► QB – Cade Carruth, Hewitt-Trussville; Woods Ray, Homewood; John Colvin, Mountain Brook; Zach Pyron, Pinson Valley
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► RB – Cole Gamble, Mountain Brook; Will Waldrop, Mountain Brook; Michael Sharpe, Pinson Valley; Tucker Smitha, Vestavia Hills; Aaron Mason, John Carroll; Derrick Davis Jr., John Carroll ► WR – Ethan Anderson, Briarwood; Harvey Ray, Homewood; Jake Thompson, Mountain Brook; Keown Richardson, Vestavia Hills; Jabari Gaines, Hoover; Sky Niblett, Hoover; Cotton Peters, Hoover; RJ Hamilton, Hoover; Quad Harrison, John Carroll ► OL – Harrison Clemmer, Briarwood; Ryan Gunter, Hewitt-Trussville; Sawyer Hutto, Oak Mountain; Cameron Griffin, Pinson Valley; Carson Moorer, Pinson Valley; Jack Dawsey, Vestavia Hills; Hill Stokes, Vestavia Hills; Nelson Greiner, Vestavia Hills; AJ Franklin, Hoover ► ATH – Matt Miller, Hewitt-Trussville ► DL – Miller Stubblefield, Briarwood;
Emmanuel Waller, Chelsea; Zach Smith, Oak Mountain; BJ Diakite, Pinson Valley; Caldwell Bussey, Spain Park; Andrew Sykes, Vestavia Hills; Lane Whisenhunt, Vestavia Hills; Markus Clark, Hoover; Terrell Jones, Hoover; Andrew Parrish, Hoover ► LB – Rodarius Sykes, Clay-Chalkville; Carter Engle, Homewood; Quinn Thomas, Mountain Brook; Carter Lehman, Oak Mountain; Mattox Vines, Oak Mountain; Jacobi Jackson, Pinson Valley; Davis Stewart, Vestavia Hills; Josh Carter, Hoover; Ashton Taylor, Hoover ► DB – Rickey Gibson, Hewitt-Trussville; Parker Sansing, Homewood; Jones Beavers, Mountain Brook; Braxton Dean, Mountain Brook; Jamari Mosley, Spain Park; Jackson Ayers, Vestavia Hills; Will Cox, Vestavia Hills; Jacob Finley, Hoover; Dale Miller, Hoover
B6 • January 2022
Rebels girls sprint to a runner-up finish at state By ERIC TAUNTON The Vestavia Hills High School girls cross-country team made a strong push, but ultimately finished second in Class 7A at the state meet Nov. 6 at Oakville Indian Mounds Park. Crawford West, a senior, capped off her high school cross-country career with a stellar race, blistering the competition by over a minute and winning the race with a time of 17:06. West was followed by Claire Spooner (eighth, 19:08), Kaitlyn Wende (ninth, 19:10), Jasmine Zhang (31st, 19:56), Riley Zeanah (33rd, 20:01), Angela Zhang (39th, 20:05) and Anna Claire Gannon (52nd, 20:32), which gave Vestavia a total of 80 points in the race. Auburn won the team competition with 68 points. “Some people that don’t know our team well didn’t think the girls ran the first half of the race very strong,” said Brett Huber, head coach of the cross-country team. “Those group of girls are closers, and they all ran very smart and had a great fight at the end.” Huber said the state meet reflects what the girls team has done all year, which is “running with each other and for each other.” West has gained attention across the state and nationally for her continuous success, posting the fastest time of the season and earning the 2020-21 Gatorade Alabama Girls Cross-Country Player of the Year. Huber said runners often have two or three of these characteristics:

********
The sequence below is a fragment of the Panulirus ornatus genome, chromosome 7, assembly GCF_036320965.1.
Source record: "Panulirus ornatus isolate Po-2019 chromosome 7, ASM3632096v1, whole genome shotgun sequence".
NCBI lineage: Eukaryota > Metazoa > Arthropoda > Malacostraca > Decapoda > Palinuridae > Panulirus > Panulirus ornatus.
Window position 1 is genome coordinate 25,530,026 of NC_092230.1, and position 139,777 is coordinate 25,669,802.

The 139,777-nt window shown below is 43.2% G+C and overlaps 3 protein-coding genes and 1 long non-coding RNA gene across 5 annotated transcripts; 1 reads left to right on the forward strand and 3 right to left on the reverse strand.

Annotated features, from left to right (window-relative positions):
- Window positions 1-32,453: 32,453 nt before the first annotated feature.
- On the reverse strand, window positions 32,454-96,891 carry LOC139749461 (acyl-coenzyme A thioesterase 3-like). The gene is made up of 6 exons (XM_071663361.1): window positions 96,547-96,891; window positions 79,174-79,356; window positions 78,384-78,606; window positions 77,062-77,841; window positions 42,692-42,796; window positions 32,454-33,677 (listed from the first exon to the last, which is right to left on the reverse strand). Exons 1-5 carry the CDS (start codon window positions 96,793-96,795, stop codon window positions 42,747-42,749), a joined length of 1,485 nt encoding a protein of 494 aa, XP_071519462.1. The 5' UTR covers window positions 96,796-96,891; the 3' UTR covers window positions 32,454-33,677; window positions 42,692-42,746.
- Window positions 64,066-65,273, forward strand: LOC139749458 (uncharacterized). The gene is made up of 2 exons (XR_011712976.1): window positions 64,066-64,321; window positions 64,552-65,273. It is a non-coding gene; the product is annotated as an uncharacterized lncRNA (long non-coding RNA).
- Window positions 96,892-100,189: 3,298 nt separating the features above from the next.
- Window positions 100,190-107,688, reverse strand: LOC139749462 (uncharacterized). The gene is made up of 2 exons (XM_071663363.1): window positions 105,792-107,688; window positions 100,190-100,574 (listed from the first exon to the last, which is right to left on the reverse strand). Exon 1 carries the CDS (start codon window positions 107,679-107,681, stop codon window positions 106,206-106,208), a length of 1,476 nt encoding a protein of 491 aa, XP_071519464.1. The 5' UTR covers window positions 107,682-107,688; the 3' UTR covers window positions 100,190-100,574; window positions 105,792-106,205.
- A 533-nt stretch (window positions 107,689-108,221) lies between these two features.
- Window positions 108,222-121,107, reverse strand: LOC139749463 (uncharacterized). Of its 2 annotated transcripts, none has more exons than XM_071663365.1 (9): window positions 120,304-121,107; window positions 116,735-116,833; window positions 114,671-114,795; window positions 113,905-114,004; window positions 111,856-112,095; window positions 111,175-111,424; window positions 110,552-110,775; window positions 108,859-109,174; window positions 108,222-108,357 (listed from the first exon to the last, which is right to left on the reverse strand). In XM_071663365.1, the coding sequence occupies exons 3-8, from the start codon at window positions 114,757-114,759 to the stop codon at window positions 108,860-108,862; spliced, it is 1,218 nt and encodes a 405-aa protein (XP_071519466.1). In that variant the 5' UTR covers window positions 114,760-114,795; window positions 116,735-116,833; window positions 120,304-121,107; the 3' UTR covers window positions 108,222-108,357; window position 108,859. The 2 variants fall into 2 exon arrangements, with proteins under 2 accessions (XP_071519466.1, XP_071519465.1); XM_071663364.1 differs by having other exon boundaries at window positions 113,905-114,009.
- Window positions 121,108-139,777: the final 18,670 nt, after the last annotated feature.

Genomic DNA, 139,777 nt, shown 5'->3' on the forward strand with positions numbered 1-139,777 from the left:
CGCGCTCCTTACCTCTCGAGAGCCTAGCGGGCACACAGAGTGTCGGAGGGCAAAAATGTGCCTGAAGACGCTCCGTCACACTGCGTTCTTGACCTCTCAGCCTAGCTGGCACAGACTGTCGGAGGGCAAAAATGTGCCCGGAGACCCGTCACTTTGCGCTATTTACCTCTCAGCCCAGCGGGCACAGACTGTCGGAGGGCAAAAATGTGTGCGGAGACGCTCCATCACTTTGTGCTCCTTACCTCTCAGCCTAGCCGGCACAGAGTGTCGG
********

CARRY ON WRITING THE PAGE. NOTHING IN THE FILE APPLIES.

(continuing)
Vestavia runners Claire Spooner, above, and Crawford West head for the finish line during the Class 7A state cross-country meet Nov. 6 at Oakville Indian Mounds. Photo courtesy of Marvin Gentry/AHSAA.
tenacity, potential, gritty, good trainer and competition. But West possesses them all. “She’s super talented and she’s trained really well this season,” Huber said. “Her season so far has been preparing for the state meet and the regional meet [Dec. 4].” The boys team placed seventh in the state championship. The team was led by junior Will Jordan, who placed 13th in the race with a time of 15:58. Alex Leath (23rd, 16:16), Andrew King (34th, 16:29), Wilson Holt (74th, 17:16), James Bentley (78th, 17:20), Davis Wylie (85th, 17:30) and Mitchell Schaaf (96th, 17:38) all scored points. “Every team has a story, and every meet has a story,” Huber said. “For us, the big story is that out of our top five upperclassmen, three of our five were injured. We thought we were coming back with a pretty talented team but we just had different types of injuries.” He said the boys team had a great meet, with a “handful” of freshmen running their best races of the year and showing much improvement.
Business news Varsity Sports Calendar to share?
Jan. 21: @ Hewitt-Trussville. Girls at 6 p.m., boys at 7:30 p.m.
Jan. 3: vs. Oxford. Jacksonville State University. Girls at 9 a.m., boys at 10:30 a.m.
Jan. 25: vs. Gadsden City. Girls at 5:30 p.m., boys at 7 p.m.
Jan. 11: Rebel Roll. Vestavia Bowl.
Jan. 13: @ Thompson. 3:45 p.m. Oak Mountain Lanes.
@ Spain Park. Girls at 6 p.m., boys INDOOR TRACK If you are inJan.a28:brick-and-mortar at 7:30 p.m. AND FIELD business in Vestavia Hills and you are... Jan. 31: vs. Huffman. Girls at 5:30 p.m., boys
Jan. 7: @ Vestavia Hills. Girls at 5:30 p.m., boys at 7 p.m. Jan. 11: @ Gadsden City. Girls at 6 p.m., boys at 7:30 p.m.
at 7 p.m.
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Jan. 12: Hump Day Invitational. Birmingham CrossPlex.